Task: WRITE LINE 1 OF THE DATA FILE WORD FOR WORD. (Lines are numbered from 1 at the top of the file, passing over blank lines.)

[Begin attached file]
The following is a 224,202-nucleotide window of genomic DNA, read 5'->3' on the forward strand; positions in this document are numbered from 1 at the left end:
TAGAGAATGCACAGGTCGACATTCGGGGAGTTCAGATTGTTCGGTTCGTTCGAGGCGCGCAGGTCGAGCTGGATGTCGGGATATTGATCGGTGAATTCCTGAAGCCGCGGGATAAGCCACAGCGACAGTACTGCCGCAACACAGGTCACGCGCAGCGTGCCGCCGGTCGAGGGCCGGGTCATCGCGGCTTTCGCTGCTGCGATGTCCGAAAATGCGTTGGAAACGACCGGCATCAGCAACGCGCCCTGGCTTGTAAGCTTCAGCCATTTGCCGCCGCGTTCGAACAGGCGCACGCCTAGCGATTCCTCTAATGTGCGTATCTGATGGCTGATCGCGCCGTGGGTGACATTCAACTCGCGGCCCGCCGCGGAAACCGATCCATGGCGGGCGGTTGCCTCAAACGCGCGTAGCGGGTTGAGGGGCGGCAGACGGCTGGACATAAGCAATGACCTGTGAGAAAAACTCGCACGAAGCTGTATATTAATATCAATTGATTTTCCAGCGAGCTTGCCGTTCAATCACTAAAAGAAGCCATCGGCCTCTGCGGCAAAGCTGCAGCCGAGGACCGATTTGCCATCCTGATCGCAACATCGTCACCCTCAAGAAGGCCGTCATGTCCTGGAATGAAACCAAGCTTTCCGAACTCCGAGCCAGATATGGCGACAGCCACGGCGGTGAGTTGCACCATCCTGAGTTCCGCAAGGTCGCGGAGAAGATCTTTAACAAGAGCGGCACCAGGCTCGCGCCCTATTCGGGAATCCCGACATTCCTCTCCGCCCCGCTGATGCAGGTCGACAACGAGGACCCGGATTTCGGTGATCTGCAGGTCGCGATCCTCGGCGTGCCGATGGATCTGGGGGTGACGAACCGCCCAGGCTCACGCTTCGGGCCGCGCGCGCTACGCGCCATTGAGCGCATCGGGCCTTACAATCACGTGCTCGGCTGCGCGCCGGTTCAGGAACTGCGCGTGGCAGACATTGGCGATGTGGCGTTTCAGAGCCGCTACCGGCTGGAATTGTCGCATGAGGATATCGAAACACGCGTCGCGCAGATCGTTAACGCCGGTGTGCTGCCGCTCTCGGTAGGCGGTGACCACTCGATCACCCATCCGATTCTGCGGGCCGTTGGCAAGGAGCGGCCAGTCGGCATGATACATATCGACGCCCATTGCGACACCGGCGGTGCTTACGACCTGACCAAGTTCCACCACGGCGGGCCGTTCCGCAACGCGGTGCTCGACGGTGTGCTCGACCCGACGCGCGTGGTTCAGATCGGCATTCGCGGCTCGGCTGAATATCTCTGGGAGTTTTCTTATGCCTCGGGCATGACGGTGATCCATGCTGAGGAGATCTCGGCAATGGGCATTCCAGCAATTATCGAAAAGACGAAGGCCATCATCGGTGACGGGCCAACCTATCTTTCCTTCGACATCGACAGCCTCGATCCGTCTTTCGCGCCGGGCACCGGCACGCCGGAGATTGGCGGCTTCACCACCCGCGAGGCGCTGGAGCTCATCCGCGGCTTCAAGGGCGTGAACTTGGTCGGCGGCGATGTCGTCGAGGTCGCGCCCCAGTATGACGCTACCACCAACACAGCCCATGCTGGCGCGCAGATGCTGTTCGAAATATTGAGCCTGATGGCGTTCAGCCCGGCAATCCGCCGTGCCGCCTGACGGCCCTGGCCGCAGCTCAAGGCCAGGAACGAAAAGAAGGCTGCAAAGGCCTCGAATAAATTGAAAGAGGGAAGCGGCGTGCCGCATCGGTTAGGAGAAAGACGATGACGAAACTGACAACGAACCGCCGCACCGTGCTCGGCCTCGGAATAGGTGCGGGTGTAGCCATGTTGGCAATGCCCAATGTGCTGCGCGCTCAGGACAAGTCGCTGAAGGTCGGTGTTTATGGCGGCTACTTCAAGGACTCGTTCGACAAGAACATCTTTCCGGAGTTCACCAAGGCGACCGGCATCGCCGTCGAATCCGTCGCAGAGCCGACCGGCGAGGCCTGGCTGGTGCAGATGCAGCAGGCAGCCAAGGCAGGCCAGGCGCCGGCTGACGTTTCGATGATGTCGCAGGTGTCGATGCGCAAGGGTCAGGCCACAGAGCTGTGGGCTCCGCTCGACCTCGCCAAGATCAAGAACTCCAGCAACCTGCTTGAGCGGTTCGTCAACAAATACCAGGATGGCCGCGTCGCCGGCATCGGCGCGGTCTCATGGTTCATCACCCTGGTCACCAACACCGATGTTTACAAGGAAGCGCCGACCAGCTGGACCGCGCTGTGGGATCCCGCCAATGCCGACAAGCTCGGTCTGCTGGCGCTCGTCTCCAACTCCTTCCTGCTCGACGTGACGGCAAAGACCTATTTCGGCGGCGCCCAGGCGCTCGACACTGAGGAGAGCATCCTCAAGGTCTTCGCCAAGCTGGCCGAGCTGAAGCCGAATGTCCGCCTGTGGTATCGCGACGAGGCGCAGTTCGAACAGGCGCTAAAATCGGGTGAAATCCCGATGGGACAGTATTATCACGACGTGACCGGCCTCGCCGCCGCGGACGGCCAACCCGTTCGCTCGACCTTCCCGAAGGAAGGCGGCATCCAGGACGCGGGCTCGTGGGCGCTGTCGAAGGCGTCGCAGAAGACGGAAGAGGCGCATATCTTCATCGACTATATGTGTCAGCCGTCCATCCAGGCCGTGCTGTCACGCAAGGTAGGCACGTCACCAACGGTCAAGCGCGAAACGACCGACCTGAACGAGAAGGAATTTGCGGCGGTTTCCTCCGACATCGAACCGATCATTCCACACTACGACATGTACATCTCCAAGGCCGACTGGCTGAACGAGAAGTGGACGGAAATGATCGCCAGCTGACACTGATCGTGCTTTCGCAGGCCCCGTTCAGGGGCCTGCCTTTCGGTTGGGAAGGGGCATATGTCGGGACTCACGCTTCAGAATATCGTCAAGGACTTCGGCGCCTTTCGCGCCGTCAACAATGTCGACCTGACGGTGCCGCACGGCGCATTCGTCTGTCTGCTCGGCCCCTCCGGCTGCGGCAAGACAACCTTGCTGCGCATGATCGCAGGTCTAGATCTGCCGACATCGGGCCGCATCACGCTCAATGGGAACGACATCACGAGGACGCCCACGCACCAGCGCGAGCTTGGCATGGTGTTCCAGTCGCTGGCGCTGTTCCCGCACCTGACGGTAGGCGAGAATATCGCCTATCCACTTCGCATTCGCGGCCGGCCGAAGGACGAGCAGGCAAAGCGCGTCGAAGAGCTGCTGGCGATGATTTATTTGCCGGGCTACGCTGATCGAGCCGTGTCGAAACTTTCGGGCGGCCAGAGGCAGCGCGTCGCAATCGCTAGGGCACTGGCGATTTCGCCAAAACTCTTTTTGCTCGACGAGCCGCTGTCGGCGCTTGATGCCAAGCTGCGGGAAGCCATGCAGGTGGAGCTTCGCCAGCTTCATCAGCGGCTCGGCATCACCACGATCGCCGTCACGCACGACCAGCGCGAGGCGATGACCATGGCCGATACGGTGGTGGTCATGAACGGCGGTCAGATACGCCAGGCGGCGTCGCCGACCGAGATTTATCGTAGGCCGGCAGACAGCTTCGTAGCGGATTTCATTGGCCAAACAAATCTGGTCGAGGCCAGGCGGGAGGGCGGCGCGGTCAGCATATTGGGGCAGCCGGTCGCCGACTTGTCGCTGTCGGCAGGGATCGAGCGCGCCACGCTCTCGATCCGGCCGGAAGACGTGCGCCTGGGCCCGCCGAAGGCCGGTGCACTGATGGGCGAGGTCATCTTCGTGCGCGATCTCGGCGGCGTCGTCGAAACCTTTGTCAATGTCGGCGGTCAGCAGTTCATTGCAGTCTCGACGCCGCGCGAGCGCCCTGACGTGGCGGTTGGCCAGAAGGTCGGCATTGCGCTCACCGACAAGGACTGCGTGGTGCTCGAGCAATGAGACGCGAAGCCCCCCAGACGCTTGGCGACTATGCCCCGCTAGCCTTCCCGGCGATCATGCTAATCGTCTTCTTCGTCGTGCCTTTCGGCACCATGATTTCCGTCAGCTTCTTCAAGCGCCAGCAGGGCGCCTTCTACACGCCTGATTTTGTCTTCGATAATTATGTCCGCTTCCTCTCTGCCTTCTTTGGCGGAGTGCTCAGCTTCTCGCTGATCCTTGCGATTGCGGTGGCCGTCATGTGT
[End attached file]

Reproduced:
The following is a 224,202-nucleotide window of genomic DNA, read 5'->3' on the forward strand; positions in this document are numbered from 1 at the left end: